When it comes to collectible card video games, we’re used to familiar controls: mouse and keyboard or a touchscreen for dragging and dropping cards onto the virtual board.
What we’re not used to is playing with our heart.
Champions of the Shengha is a new game you play through a heart-rate monitor. Like Hearthstone, you build a deck of cards and then deploy them in multiplayer duels. But unlike Hearthstone, to cast spells you have to control your emotions.
The app is a free download, but you need to buy the 40 wearable sensor, which the developers call a “magic transmitter”, separately. This bluetooth ear-clip sensor tracks the player’s Heart Rate Variability (HRV) – a psychophysiological marker of stress and anxiety.
BfB Labs design director Simon Fox tells Eurogamer the transmitter measures your blood as it moves through your body by shining a light onto your skin. It takes a measurement on the skin the light is being shone onto and a measurement on the skin where the light emerges from to determine your heart rate over time.
The game is interested in the “interbeat interval”, or the time between individual beats of the heart (the space between the “lub dub” we feel and hear). This is measured over time to plot a waveform, which is then analysed to assess the player’s “state”.
This information is valuable because it reveals the status of your nervous system, Fox says. Your nervous system is split into two parts: the sympathetic and the parasympathetic. The sympathetic is a fight and flight response; the parasympathetic a rest and digest response.
“As you move around and get on with your life and you respond to things going on around you in the world, you’re always shifting between ready to rest and ready to act,” Fox says.
“How much you are dipping into each one of these states at any given time affects respiration, cognition, your emotional response to the world, how you are. That’s what we’re assessing.”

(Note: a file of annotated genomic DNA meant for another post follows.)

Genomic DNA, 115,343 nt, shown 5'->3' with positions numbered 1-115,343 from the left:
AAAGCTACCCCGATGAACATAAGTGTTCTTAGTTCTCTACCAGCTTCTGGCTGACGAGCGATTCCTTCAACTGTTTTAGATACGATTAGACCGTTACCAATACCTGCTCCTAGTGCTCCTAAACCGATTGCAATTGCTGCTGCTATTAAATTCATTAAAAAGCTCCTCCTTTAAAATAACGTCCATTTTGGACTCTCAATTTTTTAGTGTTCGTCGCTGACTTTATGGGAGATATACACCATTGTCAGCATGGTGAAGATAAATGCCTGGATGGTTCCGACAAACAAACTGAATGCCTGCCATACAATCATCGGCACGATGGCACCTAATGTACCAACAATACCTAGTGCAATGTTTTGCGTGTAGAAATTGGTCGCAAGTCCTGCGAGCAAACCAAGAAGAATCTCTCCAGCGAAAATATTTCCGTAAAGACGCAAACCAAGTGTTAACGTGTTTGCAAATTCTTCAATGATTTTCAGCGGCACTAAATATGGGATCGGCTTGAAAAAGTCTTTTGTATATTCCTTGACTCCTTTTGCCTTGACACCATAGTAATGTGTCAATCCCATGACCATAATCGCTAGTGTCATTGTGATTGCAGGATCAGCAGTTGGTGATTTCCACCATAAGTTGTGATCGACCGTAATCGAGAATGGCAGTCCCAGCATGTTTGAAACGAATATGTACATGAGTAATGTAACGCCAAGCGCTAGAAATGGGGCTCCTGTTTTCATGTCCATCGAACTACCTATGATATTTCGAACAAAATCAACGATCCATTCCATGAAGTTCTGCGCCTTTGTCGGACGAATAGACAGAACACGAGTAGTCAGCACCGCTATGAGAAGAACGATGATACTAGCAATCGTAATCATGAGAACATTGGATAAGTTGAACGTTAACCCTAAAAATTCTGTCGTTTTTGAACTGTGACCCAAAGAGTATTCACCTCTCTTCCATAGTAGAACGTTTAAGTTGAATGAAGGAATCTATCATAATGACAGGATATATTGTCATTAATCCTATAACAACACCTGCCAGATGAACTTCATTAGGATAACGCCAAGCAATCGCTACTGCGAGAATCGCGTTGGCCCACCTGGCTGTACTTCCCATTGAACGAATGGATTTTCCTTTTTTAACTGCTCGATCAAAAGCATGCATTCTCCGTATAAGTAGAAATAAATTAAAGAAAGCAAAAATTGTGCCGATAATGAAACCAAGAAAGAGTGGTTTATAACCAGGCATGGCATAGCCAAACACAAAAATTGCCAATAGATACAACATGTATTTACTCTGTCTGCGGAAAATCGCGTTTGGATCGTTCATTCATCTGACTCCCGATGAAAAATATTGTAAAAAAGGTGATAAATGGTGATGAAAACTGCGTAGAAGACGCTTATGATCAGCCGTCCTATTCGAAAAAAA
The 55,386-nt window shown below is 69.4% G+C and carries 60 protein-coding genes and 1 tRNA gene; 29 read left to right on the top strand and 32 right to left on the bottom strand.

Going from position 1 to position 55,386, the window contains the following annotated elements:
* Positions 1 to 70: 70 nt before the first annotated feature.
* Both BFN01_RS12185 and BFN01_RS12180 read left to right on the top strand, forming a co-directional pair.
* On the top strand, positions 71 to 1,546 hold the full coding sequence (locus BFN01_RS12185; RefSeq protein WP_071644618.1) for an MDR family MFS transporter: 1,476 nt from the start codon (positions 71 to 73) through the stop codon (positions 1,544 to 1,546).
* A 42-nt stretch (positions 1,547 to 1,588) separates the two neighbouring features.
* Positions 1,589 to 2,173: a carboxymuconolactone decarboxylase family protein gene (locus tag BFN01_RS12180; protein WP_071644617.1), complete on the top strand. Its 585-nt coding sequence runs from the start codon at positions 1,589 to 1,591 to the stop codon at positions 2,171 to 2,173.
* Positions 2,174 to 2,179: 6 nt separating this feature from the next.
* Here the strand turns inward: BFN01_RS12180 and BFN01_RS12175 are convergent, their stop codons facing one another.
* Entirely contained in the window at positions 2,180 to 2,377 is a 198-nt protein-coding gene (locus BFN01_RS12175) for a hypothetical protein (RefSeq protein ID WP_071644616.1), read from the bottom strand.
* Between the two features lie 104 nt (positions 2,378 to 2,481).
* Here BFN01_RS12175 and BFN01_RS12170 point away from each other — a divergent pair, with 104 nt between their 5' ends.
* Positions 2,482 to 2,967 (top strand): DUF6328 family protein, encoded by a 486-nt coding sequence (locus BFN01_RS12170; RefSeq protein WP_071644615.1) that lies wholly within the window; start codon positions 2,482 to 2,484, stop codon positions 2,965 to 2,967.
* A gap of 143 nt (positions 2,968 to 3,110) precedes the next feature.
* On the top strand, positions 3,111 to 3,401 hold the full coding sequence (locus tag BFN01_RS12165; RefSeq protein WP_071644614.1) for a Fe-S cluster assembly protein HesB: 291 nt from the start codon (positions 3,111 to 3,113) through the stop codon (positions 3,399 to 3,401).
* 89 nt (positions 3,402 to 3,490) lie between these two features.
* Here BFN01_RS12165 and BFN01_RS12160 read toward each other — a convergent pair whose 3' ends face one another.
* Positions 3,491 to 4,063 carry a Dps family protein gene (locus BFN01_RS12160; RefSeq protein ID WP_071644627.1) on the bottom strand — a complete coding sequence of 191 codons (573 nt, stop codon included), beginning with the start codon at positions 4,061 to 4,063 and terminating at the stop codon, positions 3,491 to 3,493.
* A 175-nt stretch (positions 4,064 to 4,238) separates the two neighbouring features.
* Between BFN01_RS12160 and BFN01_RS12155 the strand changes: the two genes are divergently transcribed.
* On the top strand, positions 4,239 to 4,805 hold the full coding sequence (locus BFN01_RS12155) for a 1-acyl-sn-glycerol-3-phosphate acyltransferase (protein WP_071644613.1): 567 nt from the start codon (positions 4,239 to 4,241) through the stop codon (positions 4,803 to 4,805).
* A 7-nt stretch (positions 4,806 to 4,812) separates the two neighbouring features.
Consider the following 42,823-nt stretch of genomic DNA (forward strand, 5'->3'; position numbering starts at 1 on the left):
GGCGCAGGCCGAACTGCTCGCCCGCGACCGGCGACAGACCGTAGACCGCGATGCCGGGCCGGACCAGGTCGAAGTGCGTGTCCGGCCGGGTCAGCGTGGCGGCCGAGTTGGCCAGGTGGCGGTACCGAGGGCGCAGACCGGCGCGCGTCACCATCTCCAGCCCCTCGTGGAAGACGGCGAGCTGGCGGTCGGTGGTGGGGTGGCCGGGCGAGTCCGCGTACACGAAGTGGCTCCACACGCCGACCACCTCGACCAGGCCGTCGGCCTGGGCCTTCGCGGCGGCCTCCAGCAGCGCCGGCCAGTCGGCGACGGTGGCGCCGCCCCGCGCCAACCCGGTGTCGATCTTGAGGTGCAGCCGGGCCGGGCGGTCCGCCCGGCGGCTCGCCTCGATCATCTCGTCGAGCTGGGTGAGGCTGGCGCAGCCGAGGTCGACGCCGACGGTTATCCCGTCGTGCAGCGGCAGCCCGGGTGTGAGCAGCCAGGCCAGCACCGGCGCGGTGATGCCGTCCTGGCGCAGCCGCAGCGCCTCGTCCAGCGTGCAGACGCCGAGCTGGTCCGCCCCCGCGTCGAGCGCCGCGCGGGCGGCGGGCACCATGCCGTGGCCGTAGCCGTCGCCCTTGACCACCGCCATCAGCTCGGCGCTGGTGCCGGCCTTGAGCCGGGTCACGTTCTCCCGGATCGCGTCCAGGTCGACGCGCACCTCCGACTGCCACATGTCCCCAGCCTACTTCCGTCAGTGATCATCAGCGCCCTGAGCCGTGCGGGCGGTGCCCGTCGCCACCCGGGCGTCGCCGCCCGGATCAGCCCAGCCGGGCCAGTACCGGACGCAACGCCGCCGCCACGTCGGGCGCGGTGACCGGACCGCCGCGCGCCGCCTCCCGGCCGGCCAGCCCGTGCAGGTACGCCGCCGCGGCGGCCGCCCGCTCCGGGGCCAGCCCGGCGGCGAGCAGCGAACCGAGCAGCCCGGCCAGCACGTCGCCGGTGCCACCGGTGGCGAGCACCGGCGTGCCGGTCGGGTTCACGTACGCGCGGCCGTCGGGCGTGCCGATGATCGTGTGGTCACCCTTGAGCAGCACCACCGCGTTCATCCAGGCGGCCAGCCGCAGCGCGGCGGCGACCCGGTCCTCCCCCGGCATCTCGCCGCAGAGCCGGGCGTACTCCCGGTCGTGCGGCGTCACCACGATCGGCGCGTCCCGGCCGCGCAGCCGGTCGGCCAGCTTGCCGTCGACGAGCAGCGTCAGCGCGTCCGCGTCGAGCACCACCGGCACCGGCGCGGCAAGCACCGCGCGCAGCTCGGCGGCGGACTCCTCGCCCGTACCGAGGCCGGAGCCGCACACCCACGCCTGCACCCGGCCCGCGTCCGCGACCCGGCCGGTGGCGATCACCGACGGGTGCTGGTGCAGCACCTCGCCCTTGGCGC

Champions of the Shengha’s magic system is governed by the assessment of this data. To successfully cast magic spells you have to learn to regulate your autonomic nervous system (the part of the nervous system responsible for control of the bodily functions not consciously directed, such as breathing, the heartbeat and digestive processes). Essentially, you have to stay focused and stay cool under pressure.
Fox likens playing Champions of the Shengha to meditation, which typically involves regulated breathing. So, certain mechanical parts of the change between your nervous system state are governed by your respiration.
“The other side of it is the cognisant part,” Fox says. “Am I over-excited? Am I stressed? Am I angry? Am I gripping on too tight? You want to be able to let these things flow through you. You’re learning to observe both the physical and psychological part of your response to the world, and to just be a little more okay with it.”
Champions of the Shengha is targeted at teenagers, and its creators claim it can help combat stress and anxiety. Indeed, the game was tested in UK classrooms to help fine-tune the system.
“In Champions we throw you into this high octane duel,” Fox says. “It’s quite visceral and fast-paced and you have to do a lot of thinking and acting at the same time. Just like in life, in Champions in-between that stressful situation and your actual response, you can create a little space for yourself as a person to exist. It’s that which allows you to cast spells.”
While Fox stresses Champions of the Shengha is a piece of video game entertainment first and foremost, he says the game was designed in part to help young people increase their resilience against the development of common mental health disorders, half of which start by the age of 14 in the UK and which ultimately affect one in four people at some point in their lives, according to The National Centre of Social Research.